Wednesday, June 22, 2011

Review: The Virago Book of Women Travellers, ed. by Mary Morris


Pages: 438
Original date of publication: 1993
My edition: 1999 (Virago)
Why I decided to read: heard about it through LibraryThing
How I acquired my copy: Awesomebooks, February 2011


The Virago Book of Women Travellers is a collection of excerpts of writing from women traveler, from the seventeenth century through the twentieth. Many, many authors are represented here, from Flora Tristan (who I learned was the grandmother of Paul Gaugin) to Isabella Bird to Beryl Markham, and includes a number of authors who I knew through their fiction but wrote about their travels as well: Vita Sackville-West or Edith Wharton, for example, or Kate O’Brien, who had a lifelong love for Spain that you see in her novels, but experience her love for the country firsthand through her travel writing.

These women represent a number of nationalities, traveled pretty much everywhere, and experienced pretty much everything. Especially prior to the twentieth century, women (particularly single women) used travel as a means of escaping the confined lives they led. It’s interesting to note, from the author lifespans that are given above each excerpt, how long many of these women travelers lived; many lived well into their nineties and spent a good chunk of their lives exploring and having adventures. Even Isabelle Eberhardt, who died penniless at the age of 28 in a flash flood, led a remarkable life. Each and every one of them was or is truly unique and remarkable.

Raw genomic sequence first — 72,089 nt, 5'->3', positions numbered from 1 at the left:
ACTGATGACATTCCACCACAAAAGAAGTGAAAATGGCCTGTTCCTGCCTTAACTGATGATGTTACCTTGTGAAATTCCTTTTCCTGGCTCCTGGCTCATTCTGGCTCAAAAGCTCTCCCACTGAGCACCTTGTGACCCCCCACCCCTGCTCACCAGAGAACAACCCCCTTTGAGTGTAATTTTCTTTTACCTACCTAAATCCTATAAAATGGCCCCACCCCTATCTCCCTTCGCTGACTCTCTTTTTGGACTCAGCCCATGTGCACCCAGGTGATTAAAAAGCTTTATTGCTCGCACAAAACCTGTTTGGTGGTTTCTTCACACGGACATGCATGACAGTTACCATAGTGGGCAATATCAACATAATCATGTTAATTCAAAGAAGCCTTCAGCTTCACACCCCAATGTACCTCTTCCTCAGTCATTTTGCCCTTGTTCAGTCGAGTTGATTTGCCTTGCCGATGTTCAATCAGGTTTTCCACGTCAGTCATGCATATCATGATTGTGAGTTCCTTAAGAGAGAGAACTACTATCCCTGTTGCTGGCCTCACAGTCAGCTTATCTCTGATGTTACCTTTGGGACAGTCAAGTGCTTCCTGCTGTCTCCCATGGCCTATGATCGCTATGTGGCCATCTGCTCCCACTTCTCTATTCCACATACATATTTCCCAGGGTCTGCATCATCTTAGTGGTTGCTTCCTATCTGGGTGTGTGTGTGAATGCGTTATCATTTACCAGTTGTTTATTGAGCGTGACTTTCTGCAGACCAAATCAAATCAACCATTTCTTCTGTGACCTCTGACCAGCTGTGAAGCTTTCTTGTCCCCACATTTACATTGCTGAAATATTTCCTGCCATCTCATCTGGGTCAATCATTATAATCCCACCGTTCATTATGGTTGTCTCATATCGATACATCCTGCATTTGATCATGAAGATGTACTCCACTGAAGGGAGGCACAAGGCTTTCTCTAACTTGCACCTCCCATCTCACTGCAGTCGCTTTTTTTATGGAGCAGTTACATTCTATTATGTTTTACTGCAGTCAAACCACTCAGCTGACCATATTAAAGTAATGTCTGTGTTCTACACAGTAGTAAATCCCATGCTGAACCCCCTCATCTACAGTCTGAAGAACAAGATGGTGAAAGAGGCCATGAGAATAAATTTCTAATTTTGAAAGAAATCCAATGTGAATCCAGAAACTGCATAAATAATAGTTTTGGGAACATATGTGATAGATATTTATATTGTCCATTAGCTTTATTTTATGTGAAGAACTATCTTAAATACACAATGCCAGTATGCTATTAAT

Some of the stories they tell are priceless, too, and very enjoyable. Each of these women had a distinct point of view, which comes across through each of the excerpts chosen for inclusion in this collection. My favorite was probably the one from Emily Hahn, whose excerpt from Times and Places begins,

Though I had always wanted to be an opium addict, I can’t claim that as the reason I went to China. The opium ambition dates back to that obscure period of childhood when I wanted to be a lot of other things, too—the greatest expert on ghosts, the world’s best ice skater, the champion lion tamer, you know the kind of thing. But by the time I went to China I was grown up, and all those dreams were forgotten.


If that’s truly the first line of this work, then that’s truly a great, eye-catching first line!

I do wish that the editor of this collection had included dates of publication for the excerpts; I think it might have given more a context for the work and writer. A writer I wish had been included was Emily Eden, who wrote extensively about her travels in colonial India in the 19th century. But in all, I think this is very strong collection of writing, great for dipping into here and there as the mood strikes.

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